Thursday, June 06, 2019

Poll: Fake news has become a big problem, mainly due to activists and politicians, but it's up to journalists to fix it

Pew Research Center graphic; for a larger version, click on it.
"Many Americans say the creation and spread of made-up news and information is causing significant harm to the nation and needs to be stopped." So reports the Pew Research Center, on its latest survey of 6,127 adults. Half of them said fake news is a "very big problem in the country today," more than violent crime, climate change, racism, illegal immigration, terrorism or sexism.

Respondents blame politicians and activists for fake news far more than journalists, but more than half believe journalists are mostly responsible for fixing the problem, and 64 percent believe the political divide is a significant barrier to fixing it. Older and more conservative voters are more likely to be concerned about the impact of fake news and more likely to blame journalists, Pew reports.

"The vast majority of Americans say they sometimes or often encounter made-up news. In response, many have altered their news consumption habits, including by fact-checking the news they get and changing the sources they turn to for news," Pew reports. "In addition, about eight in 10 U.S. adults (79%) believe steps should be taken to restrict made-up news, as opposed to 20% who see it as protected communication."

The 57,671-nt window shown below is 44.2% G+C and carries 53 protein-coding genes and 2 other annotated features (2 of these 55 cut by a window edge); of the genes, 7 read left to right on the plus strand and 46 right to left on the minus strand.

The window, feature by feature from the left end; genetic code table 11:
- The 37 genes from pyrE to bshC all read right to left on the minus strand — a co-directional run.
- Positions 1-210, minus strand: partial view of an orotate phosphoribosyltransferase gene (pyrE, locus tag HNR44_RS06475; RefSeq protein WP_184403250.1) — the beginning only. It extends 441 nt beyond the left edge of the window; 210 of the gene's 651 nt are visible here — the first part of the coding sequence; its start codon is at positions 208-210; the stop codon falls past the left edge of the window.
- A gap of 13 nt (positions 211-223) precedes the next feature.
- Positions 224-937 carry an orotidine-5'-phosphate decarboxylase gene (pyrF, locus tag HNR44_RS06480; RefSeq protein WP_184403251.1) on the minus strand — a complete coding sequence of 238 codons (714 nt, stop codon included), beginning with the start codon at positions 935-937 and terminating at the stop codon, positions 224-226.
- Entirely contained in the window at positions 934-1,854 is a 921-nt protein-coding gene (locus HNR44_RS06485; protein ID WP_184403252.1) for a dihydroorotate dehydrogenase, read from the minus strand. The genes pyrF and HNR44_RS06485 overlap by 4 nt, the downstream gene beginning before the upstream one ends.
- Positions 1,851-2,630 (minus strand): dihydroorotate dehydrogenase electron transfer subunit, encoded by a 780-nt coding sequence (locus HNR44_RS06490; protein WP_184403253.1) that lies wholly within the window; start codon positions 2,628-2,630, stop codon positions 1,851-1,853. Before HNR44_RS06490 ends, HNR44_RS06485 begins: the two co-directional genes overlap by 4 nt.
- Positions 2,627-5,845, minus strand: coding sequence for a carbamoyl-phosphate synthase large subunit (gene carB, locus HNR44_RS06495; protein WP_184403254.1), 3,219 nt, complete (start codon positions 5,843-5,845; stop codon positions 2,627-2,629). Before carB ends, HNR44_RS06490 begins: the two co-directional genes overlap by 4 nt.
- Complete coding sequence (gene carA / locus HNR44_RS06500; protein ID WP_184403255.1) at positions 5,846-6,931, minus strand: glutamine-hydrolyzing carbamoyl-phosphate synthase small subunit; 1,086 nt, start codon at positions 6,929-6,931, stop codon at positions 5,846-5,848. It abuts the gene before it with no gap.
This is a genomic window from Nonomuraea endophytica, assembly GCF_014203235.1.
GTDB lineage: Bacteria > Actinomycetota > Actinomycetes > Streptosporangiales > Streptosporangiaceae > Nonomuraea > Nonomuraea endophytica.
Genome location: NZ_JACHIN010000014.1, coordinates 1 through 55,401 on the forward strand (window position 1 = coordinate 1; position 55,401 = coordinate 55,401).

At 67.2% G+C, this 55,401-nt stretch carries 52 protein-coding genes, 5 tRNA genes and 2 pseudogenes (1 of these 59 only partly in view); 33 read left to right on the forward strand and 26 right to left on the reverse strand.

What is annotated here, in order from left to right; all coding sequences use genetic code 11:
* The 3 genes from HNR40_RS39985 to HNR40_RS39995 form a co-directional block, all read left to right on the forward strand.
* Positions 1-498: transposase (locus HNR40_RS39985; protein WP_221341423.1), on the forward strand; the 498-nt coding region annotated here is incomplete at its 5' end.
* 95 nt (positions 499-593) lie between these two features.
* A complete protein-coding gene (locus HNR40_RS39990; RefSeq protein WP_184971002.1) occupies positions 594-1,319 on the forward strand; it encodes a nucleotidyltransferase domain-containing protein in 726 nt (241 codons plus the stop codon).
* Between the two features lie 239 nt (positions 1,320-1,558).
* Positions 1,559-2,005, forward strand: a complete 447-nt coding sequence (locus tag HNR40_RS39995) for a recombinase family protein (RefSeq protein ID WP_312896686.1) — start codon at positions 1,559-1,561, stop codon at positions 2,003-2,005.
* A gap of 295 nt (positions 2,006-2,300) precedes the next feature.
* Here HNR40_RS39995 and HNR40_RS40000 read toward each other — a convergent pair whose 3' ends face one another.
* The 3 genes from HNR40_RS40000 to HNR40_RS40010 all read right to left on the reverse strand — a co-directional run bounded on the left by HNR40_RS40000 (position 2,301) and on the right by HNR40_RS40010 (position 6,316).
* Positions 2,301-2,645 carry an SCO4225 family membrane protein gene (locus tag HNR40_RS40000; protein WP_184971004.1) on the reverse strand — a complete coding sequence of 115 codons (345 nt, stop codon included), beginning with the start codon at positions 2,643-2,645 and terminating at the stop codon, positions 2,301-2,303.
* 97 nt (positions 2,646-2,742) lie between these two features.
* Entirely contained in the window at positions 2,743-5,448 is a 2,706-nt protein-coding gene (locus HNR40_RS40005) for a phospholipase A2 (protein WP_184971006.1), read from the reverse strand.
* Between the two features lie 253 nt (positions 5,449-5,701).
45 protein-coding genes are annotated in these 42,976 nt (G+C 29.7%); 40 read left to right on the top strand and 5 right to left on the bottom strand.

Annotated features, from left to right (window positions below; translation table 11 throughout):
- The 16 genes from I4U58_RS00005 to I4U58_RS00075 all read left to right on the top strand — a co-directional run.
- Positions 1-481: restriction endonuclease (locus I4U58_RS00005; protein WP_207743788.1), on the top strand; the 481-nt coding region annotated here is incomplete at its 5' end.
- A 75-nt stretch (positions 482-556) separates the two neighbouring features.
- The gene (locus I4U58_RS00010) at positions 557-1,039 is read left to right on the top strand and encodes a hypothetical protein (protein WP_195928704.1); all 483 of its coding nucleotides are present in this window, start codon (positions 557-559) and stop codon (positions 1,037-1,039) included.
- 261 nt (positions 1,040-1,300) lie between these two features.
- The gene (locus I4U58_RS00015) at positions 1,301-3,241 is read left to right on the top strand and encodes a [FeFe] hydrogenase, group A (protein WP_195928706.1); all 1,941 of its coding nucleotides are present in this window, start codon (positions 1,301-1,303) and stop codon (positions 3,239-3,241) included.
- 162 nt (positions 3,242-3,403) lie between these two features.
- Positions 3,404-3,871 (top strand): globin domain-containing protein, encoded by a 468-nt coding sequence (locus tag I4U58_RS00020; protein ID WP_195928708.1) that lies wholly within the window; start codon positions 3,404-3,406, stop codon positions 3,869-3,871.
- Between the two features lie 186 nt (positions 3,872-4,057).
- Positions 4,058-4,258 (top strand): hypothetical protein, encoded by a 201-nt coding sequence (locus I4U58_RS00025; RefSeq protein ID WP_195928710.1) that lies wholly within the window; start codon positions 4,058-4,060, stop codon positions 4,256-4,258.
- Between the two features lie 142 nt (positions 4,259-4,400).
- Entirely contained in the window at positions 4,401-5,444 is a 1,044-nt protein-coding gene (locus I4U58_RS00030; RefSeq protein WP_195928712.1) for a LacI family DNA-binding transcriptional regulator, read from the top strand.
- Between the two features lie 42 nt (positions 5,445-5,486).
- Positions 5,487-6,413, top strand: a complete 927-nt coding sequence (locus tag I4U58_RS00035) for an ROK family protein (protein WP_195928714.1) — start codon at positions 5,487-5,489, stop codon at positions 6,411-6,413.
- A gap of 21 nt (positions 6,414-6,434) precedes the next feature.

President Trump, who popularized use of the phrase "fake news" to describe journalism he doesn't like, has taken credit for "exposing" it, but the effort to cast doubt on mainstream news media "began decades ago, in the Nixon era, and assumed its modern, professional incarnation with the 1996 launch of Fox News — the leading purveyor of false and misleading statements about the performance of the media," writes media columnist Erik Wemple of The Washington Post. "It’s a good bet that the 38-point gap surfaced by the latest Pew study would have been wider if the survey had been conducted a month or so after its Feb. 19-March 4 span. That way, it would have reflected public opinion in light of Attorney General William P. Barr’s March 24 letter abridging the Mueller report, which noted that the investigation did not establish a conspiracy with Russia. In response to that selectively articulated document, commentators blasted the media for a “catastrophic” failure, a “lie, a fabrication, a complete and utter hoax” and the like."

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